Commentary, reviews, censorship, translation, and "Steamy East" column
Here you will find both general and review articles, articles about censorship and translation, and articles from columns. Some of the articles are up-dated versions of articles originally published elsewhere, while others appear only on this website.
Clicking on any article on the menu to the right will display the article in a full screen.
General commentary and review articles
All general articles related to Steamy East fiction -- except articles that review specific stories or non-fiction works -- are grouped under General commentary on the menu to the right.
All longer articles that explore any topic in the course of reviewing one or more Steamy East stories are grouped under Review articles on the menu to the right.
For links to reviews of specific stories, including those in the review articles, see the title of the story under its author in the "Authors" section of this website.
Links to reviews of non-fiction works are in the "Bibliography" and "Images" sections of this website.
"Political correctness" is a fancy word for something that has been going on since writing began. If you're for it you call it "being sensistive" to the feelings of others. If you're opposed you call it "thought control". Whatever you call it, it is censorship -- an intentional (even if conditioned) avoidance of certain expressions in favor of others or none at all.
Censorship takes place before, during, and after writing. It occurs entirely on the writer's side as an act of compliance with limits that have been imposed on the writer, or which the writer imposes on oneself. Or it occurs entirely on the editor's or publisher's side. Or there is some sort of collusion between editor and writer that results in a "correction" of viewpoint or expression.
Or perhaps, after a book is published, it is suppressed by the police or another government office. Or a distributor, bookstore, or library refuses to handle it. Or versions of the book in other markets, included translations, are differently titled or otherwise revised or edited to satisfy local standards.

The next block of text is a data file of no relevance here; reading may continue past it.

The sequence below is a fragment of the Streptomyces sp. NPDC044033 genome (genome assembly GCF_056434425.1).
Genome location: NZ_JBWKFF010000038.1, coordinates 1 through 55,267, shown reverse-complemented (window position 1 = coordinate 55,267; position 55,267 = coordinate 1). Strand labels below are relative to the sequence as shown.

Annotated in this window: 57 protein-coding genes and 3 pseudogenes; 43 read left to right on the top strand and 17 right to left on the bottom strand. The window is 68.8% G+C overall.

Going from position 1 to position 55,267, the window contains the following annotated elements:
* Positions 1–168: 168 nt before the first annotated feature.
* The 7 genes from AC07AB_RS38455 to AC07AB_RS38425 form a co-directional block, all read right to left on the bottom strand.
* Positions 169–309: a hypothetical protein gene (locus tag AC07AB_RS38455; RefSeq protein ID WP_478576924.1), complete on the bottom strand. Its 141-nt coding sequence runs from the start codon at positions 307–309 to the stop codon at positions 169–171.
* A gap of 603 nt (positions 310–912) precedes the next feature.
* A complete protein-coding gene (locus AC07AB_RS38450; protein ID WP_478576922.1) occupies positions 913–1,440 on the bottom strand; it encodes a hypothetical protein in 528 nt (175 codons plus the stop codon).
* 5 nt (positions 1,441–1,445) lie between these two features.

Writers are not a particularly heroic breed. Not many are truly prepared to defend an abstract principle like "freedom of expression". Many may push the limits, but few will actually defy them at the risk of public censure, loss of income, or even life.
All articles on this website that touch upon problems of censorship in Steamy East fiction, either in the original editions, or in later (including translated) versions, will be found here.
Steamy East fiction is not limited to English. Writers of all major languages have produced a certain amount of fiction set in Asia or involving Asians outside Asia. This includes, of course, Chinese, Korean, and Japanese.
As the focus of this website is on English literature, however, "translation" means translations of English fiction into other languages, whether French, German, Spanish, or Russian, or Chinese, Korean, or Japanese. Again, because the contributors have been more involved with literature in Japan, most of the commentary will concern Japanese versions of English Steamy East fiction.
Standards of translation, particularly of fiction, are for the most part commercially determined. Fidelity in any stylistic sense of the word is usually at the bottom of a translator's list of criteria. Readability and excitability in the target language takes priority over practically all other considerations.
Translators make their share of mistakes -- meaning mistranslations they are unaware of at the time they are translating. They also intentionally mistranslate in order to (1) shorten, pad, or enliven a story, (2) expand on or clarify something in the story for the benefit, they think, of a reader who might otherwise miss something, and (3) correct something they think was wrong in the original.
So translation, as a commercial enterprise, involves "assimilating" a story told in an alien tongue, into a local tongue, for local readers who might not share the alien reader's prior knowledge or point of view. All manner of things can happen during this process -- some amusing, others problematic.
Any articles about problems concerning translations of Steamy East fiction will be found here. However, articles dealing mostly with censorship in the process of translation will be under Censorship.